When we were met by volunteers, we felt safe. These were our people. It was so wonderful feeling their care. Nobody told us off for being in the wrong queue during registration; everyone treated us politely and with kindness, even offering us food and accommodation. This, however, was not a problem for us as we were on our way to our friends in Dnipro. The compassion of these people meant everything to us.
We reached Dnipro and finally undressed, for the first time since March 1. It was such a weird experience not to wash or undress for so many days. Not to mention the need to save water and food.
In Zaporizhia and Dnipro, we saw sandbags, metal “hedgehogs” and anti-tank ravines. Now I know that none of this matters when planes drop bombs.
Mariupol is on my mind. No one could have imagined that in the 21st century, an army would purposefully exterminate an entire city, district by district.
After 2014, Mariupol began to develop rapidly. This is the city where we became truly Ukrainian. Until 2014, we had no special feelings for Ukraine; we just lived our lives, lives that were closely intertwined with the Russians. They often came to Mariupol in the summer, while many of our relatives lived in Russia. No one talked about these things. After 2014, we fell in love with the Ukrainian language; we did not support the annexation of Crimea or the occupation of Donbas. The freedom and independence of our country are important to us. We saw no reasons for the attack on Mariupol.
We arrived in Lviv. For now, we want to stay here.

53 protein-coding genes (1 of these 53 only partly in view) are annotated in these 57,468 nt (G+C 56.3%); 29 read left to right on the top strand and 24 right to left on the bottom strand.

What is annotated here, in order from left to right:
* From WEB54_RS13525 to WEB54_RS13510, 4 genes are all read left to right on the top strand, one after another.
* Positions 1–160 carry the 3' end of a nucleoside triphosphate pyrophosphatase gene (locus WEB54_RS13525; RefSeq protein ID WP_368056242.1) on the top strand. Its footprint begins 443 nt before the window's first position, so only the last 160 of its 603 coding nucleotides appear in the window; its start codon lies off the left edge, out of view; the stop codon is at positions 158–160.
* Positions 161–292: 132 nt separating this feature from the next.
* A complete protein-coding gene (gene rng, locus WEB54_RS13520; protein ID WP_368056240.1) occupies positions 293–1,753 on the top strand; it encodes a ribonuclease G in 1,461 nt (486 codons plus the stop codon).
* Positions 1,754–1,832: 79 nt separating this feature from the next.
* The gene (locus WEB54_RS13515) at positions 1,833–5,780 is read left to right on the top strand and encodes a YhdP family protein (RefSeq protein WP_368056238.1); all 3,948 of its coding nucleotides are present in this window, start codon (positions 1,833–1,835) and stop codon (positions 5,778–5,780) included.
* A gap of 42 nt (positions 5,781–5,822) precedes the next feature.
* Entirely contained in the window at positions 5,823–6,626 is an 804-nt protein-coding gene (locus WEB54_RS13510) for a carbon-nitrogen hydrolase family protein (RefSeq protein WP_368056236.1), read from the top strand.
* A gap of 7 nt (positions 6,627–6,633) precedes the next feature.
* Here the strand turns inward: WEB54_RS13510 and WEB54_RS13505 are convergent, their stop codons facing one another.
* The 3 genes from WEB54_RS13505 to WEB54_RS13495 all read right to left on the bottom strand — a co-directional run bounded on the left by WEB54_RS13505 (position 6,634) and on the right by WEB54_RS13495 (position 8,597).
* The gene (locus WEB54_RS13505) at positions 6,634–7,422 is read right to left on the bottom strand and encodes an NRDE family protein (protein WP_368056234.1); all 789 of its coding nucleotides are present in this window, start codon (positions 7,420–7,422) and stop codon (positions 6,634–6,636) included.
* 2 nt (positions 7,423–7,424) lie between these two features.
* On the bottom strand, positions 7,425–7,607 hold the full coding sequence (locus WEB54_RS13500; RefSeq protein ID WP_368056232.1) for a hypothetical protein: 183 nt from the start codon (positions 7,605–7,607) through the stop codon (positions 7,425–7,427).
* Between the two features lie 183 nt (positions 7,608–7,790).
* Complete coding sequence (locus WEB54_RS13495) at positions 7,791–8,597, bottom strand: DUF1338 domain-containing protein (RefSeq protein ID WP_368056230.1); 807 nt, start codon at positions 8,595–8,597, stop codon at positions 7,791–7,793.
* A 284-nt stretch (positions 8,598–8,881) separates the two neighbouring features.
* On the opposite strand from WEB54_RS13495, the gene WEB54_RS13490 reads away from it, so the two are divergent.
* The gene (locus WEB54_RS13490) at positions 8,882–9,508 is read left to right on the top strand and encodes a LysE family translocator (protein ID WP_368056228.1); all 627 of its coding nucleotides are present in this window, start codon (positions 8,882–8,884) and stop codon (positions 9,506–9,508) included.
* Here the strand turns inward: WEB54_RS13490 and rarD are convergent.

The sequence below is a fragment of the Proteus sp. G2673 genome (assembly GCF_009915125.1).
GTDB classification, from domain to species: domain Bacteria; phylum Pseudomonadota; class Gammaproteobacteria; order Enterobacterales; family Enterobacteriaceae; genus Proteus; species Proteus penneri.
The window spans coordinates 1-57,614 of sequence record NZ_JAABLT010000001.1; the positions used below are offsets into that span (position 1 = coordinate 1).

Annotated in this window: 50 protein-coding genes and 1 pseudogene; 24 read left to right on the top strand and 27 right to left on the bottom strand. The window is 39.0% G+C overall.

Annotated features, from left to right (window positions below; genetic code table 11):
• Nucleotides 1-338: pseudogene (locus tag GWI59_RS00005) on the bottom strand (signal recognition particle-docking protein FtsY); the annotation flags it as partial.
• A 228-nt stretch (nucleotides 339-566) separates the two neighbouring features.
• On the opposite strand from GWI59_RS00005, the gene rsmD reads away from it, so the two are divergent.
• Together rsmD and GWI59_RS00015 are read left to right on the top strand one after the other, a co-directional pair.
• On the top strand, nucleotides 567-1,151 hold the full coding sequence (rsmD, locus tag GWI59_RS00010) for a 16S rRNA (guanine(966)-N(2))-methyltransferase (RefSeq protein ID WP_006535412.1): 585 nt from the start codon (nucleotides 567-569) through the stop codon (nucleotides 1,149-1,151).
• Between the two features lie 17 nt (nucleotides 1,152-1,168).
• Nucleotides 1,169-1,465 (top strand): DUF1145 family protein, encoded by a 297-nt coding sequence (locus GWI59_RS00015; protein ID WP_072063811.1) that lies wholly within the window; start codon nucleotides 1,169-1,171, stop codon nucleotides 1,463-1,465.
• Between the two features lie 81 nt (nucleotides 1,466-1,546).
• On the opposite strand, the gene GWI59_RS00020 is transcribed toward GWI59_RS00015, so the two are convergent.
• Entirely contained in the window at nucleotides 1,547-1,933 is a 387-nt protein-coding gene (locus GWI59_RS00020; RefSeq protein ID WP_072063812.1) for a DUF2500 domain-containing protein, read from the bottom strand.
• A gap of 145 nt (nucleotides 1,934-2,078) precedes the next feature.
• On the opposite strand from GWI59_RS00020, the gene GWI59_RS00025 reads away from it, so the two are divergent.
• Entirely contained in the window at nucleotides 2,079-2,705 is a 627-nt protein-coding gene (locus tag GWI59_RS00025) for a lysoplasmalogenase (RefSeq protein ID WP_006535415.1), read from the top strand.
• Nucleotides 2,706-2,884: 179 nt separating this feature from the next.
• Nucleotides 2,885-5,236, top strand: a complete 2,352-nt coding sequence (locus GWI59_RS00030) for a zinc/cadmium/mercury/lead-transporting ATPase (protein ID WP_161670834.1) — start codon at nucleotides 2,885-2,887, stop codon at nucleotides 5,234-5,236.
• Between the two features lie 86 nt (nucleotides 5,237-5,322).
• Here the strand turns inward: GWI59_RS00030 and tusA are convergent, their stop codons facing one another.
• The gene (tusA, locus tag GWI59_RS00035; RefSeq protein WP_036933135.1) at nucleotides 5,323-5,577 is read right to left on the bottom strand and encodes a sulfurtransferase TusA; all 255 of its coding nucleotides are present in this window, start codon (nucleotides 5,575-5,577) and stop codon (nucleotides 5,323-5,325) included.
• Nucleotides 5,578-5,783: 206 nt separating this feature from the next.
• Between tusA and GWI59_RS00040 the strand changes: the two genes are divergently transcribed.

We do not feel lucky. I live with constant anxiety because I do not feel safe. In Lviv, they say the same thing we said in Mariupol, “This cannot happen, they won’t attack us here, we are protected.” We used to say the same thing.
I feel the constant need to run away. Where to? I do not know.
Today is my mum’s birthday. She was born in 1938.
Even before the bombings began in Mariupol, we knew we needed to save all the candles we had. We would spend the evenings listening to my mother’s stories. In the dark, to the sound of Russian shelling, she told us how she survived World War II as a child and what life was like after the war.
“My life began and will end in war,” she concluded in the dark.
We don’t know and can’t even imagine how many people died in Mariupol. At first, the police would drive around the city and collect the bodies. But then they stopped as the shelling was too heavy. Buildings are still being destroyed. People are trapped under the rubble. There is nobody to rescue them. The death toll is much higher than we hear in the media.
Many people prayed for us, but we just got lucky.
Recently, after we had already left Mariupol, a very close friend from the Russian city of Saratov called me and asked, “Don’t you want to be liberated?!”
So now we are “liberated.” We have nothing. We were “liberated” from our jobs, our city and even our past. At the age of 63, we are now forced to start our lives from scratch.